During the COVID-19 pandemic, Health Canada’s FluWatchers program expanded to allow participants to report COVID symptoms, and the agency is looking to expand it further.
At the moment, only people showing symptoms can self-report COVID rapid test results to the program, but a spokesperson for the agency told CHEK News work is being done for asymptomatic people to be able to report results.
“Currently, only participants experiencing symptoms (cough or fever) can enter their rapid test results into FluWatchers,” a spokesperson for Health Canada said in an emailed statement. “PHAC is actively exploring methods to allow participants without symptoms (cough or fever) to be able report their rapid tests [sic] results in the near future.”
FluWatchers is a program where people can sign up to be “volunteers” and complete a weekly survey about whether or not they are experiencing flu or COVID symptoms.
READ MORE: BC CDC’s COVID rapid test self-reporting tool no longer available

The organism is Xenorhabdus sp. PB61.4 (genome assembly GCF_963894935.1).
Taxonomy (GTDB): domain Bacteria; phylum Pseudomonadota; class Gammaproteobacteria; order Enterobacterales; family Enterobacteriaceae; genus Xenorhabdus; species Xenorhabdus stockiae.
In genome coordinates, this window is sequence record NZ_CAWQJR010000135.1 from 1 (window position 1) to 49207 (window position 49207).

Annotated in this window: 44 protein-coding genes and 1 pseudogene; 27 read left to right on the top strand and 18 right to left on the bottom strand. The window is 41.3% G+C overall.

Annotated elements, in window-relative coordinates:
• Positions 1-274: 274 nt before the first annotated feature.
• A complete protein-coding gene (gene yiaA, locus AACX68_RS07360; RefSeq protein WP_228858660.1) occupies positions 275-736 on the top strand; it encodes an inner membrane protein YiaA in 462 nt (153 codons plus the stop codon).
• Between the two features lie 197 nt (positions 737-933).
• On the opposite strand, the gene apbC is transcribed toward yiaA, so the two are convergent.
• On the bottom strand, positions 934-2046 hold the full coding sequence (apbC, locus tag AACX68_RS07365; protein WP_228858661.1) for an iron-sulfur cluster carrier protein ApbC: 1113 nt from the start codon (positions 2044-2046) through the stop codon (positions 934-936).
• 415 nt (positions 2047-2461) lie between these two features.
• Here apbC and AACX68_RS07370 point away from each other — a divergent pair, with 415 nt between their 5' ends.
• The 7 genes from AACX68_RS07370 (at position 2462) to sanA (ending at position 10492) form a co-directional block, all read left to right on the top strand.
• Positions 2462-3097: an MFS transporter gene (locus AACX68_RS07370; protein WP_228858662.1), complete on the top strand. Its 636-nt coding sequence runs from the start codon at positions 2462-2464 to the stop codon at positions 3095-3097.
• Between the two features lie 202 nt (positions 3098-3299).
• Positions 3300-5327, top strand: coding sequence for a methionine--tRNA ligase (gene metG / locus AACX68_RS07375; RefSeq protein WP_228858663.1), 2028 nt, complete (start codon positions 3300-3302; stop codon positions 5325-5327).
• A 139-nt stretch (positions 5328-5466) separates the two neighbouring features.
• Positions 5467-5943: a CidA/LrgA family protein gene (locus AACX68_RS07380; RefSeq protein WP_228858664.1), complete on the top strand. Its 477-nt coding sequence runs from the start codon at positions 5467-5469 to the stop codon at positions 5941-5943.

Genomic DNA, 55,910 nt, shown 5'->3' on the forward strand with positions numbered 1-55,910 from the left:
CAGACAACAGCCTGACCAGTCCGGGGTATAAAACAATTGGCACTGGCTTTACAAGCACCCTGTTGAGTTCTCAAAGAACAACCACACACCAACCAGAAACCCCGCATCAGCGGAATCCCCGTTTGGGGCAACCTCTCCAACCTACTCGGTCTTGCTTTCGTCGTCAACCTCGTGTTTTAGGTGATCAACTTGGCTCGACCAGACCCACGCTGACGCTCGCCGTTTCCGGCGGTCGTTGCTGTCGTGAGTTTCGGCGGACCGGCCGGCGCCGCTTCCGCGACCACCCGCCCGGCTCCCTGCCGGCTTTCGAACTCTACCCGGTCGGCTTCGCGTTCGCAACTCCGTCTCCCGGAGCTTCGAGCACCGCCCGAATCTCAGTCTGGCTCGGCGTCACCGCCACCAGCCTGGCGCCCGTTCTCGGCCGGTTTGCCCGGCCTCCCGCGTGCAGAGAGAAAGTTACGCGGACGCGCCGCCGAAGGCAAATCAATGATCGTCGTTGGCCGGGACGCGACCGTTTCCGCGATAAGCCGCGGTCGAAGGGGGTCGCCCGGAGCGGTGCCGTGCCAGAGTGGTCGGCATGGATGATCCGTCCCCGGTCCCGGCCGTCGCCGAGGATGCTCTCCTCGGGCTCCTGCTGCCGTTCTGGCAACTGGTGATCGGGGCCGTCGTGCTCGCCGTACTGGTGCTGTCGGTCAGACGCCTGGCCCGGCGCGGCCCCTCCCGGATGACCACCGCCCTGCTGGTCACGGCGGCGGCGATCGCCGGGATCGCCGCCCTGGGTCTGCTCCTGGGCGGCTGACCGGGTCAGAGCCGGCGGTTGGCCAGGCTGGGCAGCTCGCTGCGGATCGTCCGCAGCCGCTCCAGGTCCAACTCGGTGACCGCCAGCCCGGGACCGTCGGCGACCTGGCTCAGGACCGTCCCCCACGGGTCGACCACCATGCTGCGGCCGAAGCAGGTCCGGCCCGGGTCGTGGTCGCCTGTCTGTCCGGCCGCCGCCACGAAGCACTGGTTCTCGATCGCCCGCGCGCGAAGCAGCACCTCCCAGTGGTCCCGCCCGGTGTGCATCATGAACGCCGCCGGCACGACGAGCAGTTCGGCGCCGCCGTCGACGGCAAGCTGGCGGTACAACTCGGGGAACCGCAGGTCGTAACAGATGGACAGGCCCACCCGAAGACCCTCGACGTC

The goal is for people to complete the surveys whether or not they are experiencing any symptoms.
“Since April 2020, the FluWatchers program has pivoted to monitor COVID-19 activity in the community, in addition to continuing to monitor for flu,” the emailed statement said. “The value of expanding FluWatchers to COVID-19 is that the Public Health Agency of Canada (PHAC) can determine whether or not there is value in syndromic surveillance for monitoring COVID-19 activity.”
To sign up, you only need an email address, and one email address can be used to report for multiple people.
“There are approximately 12,000 Canadians reporting each week,” the statement says. “However, to get more accurate trends at the community level, the program would benefit from more weekly volunteers.”
Health Canada says the goal is to get 20,000 weekly participants in the program in order to monitor COVID and flu activity in communities.
“It is important to note how valuable the symptoms data collected from participating FluWatchers over the past two years has been to understanding respiratory virus activity in the community,” the statement says.
“The inclusion of a rapid test question for participants with or without symptoms may enhance the FluWatchers questionnaire; however, the monitoring of symptoms remains an effective method for tracking respiratory virus activity.”